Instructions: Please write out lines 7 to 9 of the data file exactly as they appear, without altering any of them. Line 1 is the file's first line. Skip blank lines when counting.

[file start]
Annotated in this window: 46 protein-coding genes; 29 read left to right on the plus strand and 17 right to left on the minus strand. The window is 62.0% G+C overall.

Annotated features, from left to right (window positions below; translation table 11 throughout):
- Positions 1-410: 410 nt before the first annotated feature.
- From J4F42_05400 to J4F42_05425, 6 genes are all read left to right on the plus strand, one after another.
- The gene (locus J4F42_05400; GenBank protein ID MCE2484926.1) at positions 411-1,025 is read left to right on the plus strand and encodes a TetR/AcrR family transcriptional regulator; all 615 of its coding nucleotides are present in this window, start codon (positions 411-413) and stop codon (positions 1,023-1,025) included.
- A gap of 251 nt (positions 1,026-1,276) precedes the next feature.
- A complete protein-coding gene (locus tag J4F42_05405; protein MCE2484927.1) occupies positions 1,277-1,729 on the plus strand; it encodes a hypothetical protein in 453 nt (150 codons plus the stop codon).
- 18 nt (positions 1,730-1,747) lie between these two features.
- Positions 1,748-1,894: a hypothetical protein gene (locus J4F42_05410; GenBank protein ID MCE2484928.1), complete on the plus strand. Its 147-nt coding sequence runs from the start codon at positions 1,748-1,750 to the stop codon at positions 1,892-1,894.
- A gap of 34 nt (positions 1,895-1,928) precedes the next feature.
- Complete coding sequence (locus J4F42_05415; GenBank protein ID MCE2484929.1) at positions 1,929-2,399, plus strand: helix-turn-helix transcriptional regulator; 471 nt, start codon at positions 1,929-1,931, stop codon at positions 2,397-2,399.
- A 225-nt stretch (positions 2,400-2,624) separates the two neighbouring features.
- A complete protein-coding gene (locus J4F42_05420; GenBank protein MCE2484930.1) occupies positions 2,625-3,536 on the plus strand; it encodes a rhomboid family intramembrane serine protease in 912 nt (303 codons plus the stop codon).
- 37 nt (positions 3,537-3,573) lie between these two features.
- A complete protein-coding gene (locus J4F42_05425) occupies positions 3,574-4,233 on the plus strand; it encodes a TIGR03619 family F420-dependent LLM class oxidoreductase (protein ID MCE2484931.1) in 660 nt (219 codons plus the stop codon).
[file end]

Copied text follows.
- A complete protein-coding gene (locus tag J4F42_05405; protein MCE2484927.1) occupies positions 1,277-1,729 on the plus strand; it encodes a hypothetical protein in 453 nt (150 codons plus the stop codon).
- 18 nt (positions 1,730-1,747) lie between these two features.
- Positions 1,748-1,894: a hypothetical protein gene (locus J4F42_05410; GenBank protein ID MCE2484928.1), complete on the plus strand. Its 147-nt coding sequence runs from the start codon at positions 1,748-1,750 to the stop codon at positions 1,892-1,894.